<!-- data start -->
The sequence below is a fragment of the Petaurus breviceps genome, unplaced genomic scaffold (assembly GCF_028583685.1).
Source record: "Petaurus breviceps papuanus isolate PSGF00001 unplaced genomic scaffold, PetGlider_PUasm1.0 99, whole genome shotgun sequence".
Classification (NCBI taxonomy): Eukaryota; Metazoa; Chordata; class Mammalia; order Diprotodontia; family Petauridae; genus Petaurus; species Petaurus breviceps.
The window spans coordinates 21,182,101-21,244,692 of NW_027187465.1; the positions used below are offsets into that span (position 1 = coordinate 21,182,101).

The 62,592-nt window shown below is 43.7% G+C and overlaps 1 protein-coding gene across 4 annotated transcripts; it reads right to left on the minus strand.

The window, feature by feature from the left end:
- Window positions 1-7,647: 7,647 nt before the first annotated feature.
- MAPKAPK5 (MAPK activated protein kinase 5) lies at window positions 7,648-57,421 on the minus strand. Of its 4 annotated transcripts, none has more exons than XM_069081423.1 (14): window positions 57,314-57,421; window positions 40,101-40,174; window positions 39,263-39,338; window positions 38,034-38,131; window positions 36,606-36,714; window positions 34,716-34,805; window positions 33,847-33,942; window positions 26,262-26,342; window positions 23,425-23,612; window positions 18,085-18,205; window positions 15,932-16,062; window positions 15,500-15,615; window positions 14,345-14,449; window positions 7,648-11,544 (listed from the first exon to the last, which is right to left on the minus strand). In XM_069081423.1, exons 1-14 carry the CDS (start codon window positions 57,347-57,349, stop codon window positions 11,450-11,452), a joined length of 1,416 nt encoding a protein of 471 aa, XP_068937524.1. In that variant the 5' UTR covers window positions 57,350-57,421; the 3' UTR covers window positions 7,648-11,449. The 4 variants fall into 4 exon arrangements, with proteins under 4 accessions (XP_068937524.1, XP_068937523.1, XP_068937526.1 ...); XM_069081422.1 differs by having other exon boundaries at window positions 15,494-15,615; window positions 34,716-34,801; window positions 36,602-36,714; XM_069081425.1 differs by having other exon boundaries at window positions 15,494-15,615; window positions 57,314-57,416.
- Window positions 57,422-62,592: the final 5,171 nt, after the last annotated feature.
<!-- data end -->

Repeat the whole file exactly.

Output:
The sequence below is a fragment of the Petaurus breviceps genome, unplaced genomic scaffold (assembly GCF_028583685.1).
Source record: "Petaurus breviceps papuanus isolate PSGF00001 unplaced genomic scaffold, PetGlider_PUasm1.0 99, whole genome shotgun sequence".
Classification (NCBI taxonomy): Eukaryota; Metazoa; Chordata; class Mammalia; order Diprotodontia; family Petauridae; genus Petaurus; species Petaurus breviceps.
The window spans coordinates 21,182,101-21,244,692 of NW_027187465.1; the positions used below are offsets into that span (position 1 = coordinate 21,182,101).

The 62,592-nt window shown below is 43.7% G+C and overlaps 1 protein-coding gene across 4 annotated transcripts; it reads right to left on the minus strand.

The window, feature by feature from the left end:
- Window positions 1-7,647: 7,647 nt before the first annotated feature.
- MAPKAPK5 (MAPK activated protein kinase 5) lies at window positions 7,648-57,421 on the minus strand. Of its 4 annotated transcripts, none has more exons than XM_069081423.1 (14): window positions 57,314-57,421; window positions 40,101-40,174; window positions 39,263-39,338; window positions 38,034-38,131; window positions 36,606-36,714; window positions 34,716-34,805; window positions 33,847-33,942; window positions 26,262-26,342; window positions 23,425-23,612; window positions 18,085-18,205; window positions 15,932-16,062; window positions 15,500-15,615; window positions 14,345-14,449; window positions 7,648-11,544 (listed from the first exon to the last, which is right to left on the minus strand). In XM_069081423.1, exons 1-14 carry the CDS (start codon window positions 57,347-57,349, stop codon window positions 11,450-11,452), a joined length of 1,416 nt encoding a protein of 471 aa, XP_068937524.1. In that variant the 5' UTR covers window positions 57,350-57,421; the 3' UTR covers window positions 7,648-11,449. The 4 variants fall into 4 exon arrangements, with proteins under 4 accessions (XP_068937524.1, XP_068937523.1, XP_068937526.1 ...); XM_069081422.1 differs by having other exon boundaries at window positions 15,494-15,615; window positions 34,716-34,801; window positions 36,602-36,714; XM_069081425.1 differs by having other exon boundaries at window positions 15,494-15,615; window positions 57,314-57,416.
- Window positions 57,422-62,592: the final 5,171 nt, after the last annotated feature.